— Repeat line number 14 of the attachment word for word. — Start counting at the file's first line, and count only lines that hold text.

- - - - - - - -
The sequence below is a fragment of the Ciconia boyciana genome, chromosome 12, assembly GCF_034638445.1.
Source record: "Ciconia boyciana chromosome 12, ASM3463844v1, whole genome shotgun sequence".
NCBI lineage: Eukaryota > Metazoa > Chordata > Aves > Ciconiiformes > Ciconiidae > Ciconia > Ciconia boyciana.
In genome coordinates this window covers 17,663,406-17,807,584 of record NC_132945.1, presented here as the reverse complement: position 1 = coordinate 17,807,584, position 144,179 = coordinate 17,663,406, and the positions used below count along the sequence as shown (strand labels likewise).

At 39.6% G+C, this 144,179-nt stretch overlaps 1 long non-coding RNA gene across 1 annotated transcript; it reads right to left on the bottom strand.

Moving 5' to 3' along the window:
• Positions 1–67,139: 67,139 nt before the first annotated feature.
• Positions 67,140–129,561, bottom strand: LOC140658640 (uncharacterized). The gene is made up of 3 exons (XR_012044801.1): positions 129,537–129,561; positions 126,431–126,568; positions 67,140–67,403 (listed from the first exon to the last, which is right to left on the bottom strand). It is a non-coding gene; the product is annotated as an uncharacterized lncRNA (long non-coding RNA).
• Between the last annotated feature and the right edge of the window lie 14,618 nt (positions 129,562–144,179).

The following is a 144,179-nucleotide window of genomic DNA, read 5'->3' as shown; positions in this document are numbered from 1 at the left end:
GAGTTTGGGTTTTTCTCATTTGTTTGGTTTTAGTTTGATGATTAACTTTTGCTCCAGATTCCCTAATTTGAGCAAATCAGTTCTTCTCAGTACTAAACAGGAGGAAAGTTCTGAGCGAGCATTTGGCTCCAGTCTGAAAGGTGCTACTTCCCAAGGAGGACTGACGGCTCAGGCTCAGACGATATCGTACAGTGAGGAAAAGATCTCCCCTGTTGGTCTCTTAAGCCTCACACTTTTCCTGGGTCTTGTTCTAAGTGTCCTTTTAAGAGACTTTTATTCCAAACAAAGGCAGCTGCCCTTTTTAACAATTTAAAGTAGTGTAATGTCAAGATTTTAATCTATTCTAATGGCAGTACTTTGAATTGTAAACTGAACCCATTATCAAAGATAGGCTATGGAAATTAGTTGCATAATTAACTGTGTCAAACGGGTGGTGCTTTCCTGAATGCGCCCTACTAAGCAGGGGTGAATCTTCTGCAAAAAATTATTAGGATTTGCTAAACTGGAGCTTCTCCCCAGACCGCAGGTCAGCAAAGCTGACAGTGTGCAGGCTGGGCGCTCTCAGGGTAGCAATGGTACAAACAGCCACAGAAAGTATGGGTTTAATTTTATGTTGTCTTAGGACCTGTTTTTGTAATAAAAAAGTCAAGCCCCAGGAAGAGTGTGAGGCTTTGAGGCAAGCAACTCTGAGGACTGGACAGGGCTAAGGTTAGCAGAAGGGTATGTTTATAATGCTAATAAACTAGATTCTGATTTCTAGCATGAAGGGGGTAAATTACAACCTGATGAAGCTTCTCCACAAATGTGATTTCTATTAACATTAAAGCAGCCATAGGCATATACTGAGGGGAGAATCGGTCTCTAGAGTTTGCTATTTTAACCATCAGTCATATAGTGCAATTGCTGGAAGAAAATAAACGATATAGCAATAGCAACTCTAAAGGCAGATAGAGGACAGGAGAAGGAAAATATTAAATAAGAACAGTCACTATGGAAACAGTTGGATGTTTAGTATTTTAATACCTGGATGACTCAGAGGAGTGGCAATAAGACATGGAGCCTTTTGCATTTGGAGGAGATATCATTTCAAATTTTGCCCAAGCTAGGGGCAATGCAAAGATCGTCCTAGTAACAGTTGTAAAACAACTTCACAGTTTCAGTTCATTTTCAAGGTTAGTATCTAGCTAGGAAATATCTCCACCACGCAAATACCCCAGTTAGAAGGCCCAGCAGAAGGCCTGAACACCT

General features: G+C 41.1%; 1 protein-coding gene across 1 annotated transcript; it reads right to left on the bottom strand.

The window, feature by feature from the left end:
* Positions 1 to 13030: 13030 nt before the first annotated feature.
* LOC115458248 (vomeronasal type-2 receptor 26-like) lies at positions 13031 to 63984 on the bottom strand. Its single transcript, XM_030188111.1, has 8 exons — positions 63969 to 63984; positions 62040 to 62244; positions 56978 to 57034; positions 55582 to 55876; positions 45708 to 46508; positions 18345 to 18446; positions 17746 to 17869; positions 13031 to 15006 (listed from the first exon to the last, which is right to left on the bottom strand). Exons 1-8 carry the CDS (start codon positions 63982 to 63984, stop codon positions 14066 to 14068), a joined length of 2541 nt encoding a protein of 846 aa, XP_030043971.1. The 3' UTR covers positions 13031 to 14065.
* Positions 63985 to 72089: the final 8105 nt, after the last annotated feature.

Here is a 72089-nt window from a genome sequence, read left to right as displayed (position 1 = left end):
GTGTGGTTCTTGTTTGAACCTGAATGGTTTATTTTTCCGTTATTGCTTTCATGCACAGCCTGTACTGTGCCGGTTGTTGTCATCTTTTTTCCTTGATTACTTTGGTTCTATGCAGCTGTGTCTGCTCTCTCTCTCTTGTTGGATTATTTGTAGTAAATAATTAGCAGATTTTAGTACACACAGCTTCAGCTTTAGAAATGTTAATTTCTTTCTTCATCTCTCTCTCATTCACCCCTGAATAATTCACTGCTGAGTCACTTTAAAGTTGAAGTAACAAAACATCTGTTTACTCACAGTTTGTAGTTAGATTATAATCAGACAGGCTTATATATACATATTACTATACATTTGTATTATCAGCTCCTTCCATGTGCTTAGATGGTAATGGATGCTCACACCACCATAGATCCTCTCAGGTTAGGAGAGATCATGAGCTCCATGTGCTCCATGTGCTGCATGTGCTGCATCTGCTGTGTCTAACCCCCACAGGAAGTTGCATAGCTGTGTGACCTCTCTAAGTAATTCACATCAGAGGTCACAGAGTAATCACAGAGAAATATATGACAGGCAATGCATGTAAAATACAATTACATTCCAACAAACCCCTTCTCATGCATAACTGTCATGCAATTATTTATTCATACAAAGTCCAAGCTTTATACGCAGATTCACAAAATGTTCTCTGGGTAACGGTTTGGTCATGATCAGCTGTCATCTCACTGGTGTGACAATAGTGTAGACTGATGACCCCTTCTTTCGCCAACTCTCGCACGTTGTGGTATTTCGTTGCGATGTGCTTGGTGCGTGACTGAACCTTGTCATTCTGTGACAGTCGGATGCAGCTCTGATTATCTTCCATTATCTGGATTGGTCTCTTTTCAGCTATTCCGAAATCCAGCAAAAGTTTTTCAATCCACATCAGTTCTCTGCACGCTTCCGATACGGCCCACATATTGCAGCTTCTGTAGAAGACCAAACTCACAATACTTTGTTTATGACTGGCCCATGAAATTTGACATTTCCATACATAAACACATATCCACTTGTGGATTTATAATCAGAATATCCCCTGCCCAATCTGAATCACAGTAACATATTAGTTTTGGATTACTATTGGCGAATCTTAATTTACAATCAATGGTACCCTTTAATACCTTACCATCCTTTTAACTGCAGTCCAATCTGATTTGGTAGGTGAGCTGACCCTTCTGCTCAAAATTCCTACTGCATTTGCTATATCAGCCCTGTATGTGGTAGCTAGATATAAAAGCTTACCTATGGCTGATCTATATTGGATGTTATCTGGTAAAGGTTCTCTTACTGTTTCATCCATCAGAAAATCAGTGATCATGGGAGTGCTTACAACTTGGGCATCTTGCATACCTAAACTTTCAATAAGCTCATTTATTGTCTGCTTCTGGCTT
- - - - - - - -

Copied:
* Positions 1 to 13030: 13030 nt before the first annotated feature.